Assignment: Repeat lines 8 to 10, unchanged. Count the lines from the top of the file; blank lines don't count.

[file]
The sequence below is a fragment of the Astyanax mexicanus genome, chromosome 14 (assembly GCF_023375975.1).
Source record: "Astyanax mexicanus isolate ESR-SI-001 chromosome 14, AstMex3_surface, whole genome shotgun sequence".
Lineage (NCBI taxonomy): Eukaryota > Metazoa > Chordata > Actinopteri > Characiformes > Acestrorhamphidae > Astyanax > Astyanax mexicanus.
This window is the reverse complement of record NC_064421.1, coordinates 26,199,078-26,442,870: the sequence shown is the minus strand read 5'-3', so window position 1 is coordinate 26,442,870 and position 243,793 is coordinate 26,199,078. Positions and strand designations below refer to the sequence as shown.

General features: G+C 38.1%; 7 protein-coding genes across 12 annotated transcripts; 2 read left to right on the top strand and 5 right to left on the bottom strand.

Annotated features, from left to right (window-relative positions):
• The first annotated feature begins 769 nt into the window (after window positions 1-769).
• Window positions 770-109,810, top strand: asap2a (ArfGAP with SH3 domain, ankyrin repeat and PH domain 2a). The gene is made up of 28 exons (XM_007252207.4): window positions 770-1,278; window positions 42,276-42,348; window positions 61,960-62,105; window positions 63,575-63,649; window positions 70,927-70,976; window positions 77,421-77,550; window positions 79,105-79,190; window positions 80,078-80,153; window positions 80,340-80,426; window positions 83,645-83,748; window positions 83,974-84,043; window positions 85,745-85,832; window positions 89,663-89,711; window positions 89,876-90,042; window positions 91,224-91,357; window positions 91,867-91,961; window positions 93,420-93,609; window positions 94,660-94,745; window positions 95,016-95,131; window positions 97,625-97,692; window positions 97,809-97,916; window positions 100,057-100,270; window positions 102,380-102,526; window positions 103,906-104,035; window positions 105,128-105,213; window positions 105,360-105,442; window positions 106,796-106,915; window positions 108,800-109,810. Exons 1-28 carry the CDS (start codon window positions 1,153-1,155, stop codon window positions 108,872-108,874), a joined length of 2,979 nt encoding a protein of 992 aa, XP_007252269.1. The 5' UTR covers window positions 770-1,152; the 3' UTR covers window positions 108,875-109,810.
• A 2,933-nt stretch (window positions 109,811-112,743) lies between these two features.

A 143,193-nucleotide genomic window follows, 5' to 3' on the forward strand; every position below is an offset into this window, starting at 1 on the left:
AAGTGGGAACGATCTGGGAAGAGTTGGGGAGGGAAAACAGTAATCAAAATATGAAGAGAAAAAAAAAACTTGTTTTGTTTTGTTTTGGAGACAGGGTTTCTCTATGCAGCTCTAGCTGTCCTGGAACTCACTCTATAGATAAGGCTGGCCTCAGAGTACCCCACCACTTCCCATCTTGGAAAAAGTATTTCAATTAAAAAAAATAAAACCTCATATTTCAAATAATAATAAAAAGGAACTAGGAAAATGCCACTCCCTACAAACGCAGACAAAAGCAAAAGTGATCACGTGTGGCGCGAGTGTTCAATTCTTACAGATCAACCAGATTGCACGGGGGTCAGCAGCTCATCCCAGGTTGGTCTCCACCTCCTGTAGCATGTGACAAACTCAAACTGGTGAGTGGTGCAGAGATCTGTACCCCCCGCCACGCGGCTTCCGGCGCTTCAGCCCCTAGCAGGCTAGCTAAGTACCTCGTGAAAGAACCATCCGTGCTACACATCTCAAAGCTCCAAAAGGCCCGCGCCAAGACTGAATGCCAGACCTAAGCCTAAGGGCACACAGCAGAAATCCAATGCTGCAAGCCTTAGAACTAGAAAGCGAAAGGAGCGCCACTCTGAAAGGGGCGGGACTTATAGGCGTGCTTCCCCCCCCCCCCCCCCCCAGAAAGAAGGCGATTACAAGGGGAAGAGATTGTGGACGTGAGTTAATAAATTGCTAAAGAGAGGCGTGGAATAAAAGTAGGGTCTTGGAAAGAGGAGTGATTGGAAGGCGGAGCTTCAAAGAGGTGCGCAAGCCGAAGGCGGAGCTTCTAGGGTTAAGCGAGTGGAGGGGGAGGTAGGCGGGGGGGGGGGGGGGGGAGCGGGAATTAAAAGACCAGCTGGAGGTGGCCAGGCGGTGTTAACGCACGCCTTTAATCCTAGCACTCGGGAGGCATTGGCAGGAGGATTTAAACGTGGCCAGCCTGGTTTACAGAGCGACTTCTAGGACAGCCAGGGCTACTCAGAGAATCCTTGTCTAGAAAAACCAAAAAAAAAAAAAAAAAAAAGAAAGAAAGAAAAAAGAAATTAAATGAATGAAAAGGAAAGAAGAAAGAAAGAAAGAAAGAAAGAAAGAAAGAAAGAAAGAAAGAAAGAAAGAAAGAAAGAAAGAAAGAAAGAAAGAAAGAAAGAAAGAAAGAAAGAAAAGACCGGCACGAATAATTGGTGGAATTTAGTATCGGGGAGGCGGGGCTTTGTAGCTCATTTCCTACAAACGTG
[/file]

• Window positions 770-109,810, top strand: asap2a (ArfGAP with SH3 domain, ankyrin repeat and PH domain 2a). The gene is made up of 28 exons (XM_007252207.4): window positions 770-1,278; window positions 42,276-42,348; window positions 61,960-62,105; window positions 63,575-63,649; window positions 70,927-70,976; window positions 77,421-77,550; window positions 79,105-79,190; window positions 80,078-80,153; window positions 80,340-80,426; window positions 83,645-83,748; window positions 83,974-84,043; window positions 85,745-85,832; window positions 89,663-89,711; window positions 89,876-90,042; window positions 91,224-91,357; window positions 91,867-91,961; window positions 93,420-93,609; window positions 94,660-94,745; window positions 95,016-95,131; window positions 97,625-97,692; window positions 97,809-97,916; window positions 100,057-100,270; window positions 102,380-102,526; window positions 103,906-104,035; window positions 105,128-105,213; window positions 105,360-105,442; window positions 106,796-106,915; window positions 108,800-109,810. Exons 1-28 carry the CDS (start codon window positions 1,153-1,155, stop codon window positions 108,872-108,874), a joined length of 2,979 nt encoding a protein of 992 aa, XP_007252269.1. The 5' UTR covers window positions 770-1,152; the 3' UTR covers window positions 108,875-109,810.
• A 2,933-nt stretch (window positions 109,811-112,743) lies between these two features.

A 143,193-nucleotide genomic window follows, 5' to 3' on the forward strand; every position below is an offset into this window, starting at 1 on the left: